Hyper-V error messages

If you get an error message on Windows about lack of Windows Home support for Hyper-V when running vagrant up, the problem is that Windows is incorrectly attempting to use Hyper-V rather than Virtualbox as the virtualization provider. You can fix this by explicitly passing the virtualbox provider to vagrant up:

christie@win10 ~/zulip
$ vagrant up --provide=virtualbox

Connection timeout on vagrant up

If you see the following error after running vagrant up:

default: SSH address: 127.0.0.1:2222
default: SSH username: vagrant
default: SSH auth method: private key
default: Error: Connection timeout. Retrying...
default: Error: Connection timeout. Retrying...
default: Error: Connection timeout. Retrying...

A likely cause is that hardware virtualization is not enabled for your computer. This must be done via your computer’s BIOS settings. Look for a setting called VT-x (Intel) or (AMD-V).

If this is already enabled in your BIOS, double-check that you are running a 64-bit operating system.

For further information about troubleshooting vagrant timeout errors see this post.

Vagrant was unable to communicate with the guest machine

If you see the following error when you run vagrant up:

Timed out while waiting for the machine to boot. This means that
Vagrant was unable to communicate with the guest machine within
the configured ("config.vm.boot_timeout" value) time period.

If you look above, you should be able to see the error(s) that
Vagrant had when attempting to connect to the machine. These errors
are usually good hints as to what may be wrong.

If you're using a custom box, make sure that networking is properly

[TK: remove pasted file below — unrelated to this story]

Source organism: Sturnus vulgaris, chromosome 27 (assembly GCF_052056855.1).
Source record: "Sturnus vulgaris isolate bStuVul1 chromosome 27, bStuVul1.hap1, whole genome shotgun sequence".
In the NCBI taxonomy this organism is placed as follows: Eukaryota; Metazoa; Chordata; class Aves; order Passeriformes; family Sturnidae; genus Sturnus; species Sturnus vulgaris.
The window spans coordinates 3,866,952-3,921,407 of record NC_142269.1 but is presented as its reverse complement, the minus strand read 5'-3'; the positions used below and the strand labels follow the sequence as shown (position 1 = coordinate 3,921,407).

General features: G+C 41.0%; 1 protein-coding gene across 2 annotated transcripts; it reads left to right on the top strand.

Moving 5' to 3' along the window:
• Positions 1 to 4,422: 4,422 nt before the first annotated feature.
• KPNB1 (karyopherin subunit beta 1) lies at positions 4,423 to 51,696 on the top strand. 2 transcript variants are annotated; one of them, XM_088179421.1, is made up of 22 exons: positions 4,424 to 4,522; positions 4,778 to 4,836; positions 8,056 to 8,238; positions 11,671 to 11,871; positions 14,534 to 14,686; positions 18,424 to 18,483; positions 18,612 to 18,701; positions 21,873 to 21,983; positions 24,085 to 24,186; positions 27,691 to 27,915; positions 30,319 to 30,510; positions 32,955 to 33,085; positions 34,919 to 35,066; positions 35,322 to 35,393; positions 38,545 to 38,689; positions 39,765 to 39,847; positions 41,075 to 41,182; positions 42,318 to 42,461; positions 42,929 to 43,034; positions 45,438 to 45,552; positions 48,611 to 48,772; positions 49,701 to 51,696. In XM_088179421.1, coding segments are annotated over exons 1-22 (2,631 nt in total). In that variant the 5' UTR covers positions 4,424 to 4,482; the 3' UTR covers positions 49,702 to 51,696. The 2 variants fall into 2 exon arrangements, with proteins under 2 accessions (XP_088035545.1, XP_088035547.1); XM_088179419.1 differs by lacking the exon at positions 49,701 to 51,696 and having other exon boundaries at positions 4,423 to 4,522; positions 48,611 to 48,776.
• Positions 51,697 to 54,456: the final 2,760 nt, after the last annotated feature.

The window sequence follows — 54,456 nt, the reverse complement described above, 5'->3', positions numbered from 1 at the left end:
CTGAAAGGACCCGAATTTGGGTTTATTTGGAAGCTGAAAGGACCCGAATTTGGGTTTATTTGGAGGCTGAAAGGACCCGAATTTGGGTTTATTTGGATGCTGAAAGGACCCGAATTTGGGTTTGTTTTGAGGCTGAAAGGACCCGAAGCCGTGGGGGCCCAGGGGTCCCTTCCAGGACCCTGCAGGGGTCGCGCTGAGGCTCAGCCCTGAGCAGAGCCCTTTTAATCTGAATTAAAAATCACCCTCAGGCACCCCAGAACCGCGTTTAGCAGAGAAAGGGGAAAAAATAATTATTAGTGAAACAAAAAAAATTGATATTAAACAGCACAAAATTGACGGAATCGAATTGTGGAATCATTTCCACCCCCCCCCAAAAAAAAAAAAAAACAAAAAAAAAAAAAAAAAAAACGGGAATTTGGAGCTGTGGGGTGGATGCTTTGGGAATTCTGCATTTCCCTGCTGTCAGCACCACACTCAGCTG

working and you're able to connect to the machine. It is a common
problem that networking isn't setup properly in these boxes.
Verify that authentication configurations are also setup properly,
as well.

If the box appears to be booting properly, you may want to increase
the timeout ("config.vm.boot_timeout") value.

This has a range of possible causes, that usually amount to a bug in Virtualbox or Vagrant. If you see this error, you usually can fix it by rebooting the guest via vagrant halt; vagrant up.

Vagrant up fails with subprocess.CalledProcessError

The vagrant up command basically does the following:

  • Downloads an Ubuntu image and starts it using a Vagrant provider.
  • Uses vagrant ssh to connect to that Ubuntu guest, and then runs tools/provision, which has a lot of subcommands that are executed via Python’s subprocess module. These errors mean that one of those subcommands failed.

To debug such errors, you can log in to the Vagrant guest machine by running vagrant ssh, which should present you with a standard shell prompt. You can debug interactively by using e.g. cd zulip && ./tools/provision, and then running the individual subcommands that failed. Once you’ve resolved the problem, you can rerun tools/provision to proceed; the provisioning system is designed to recover well from failures.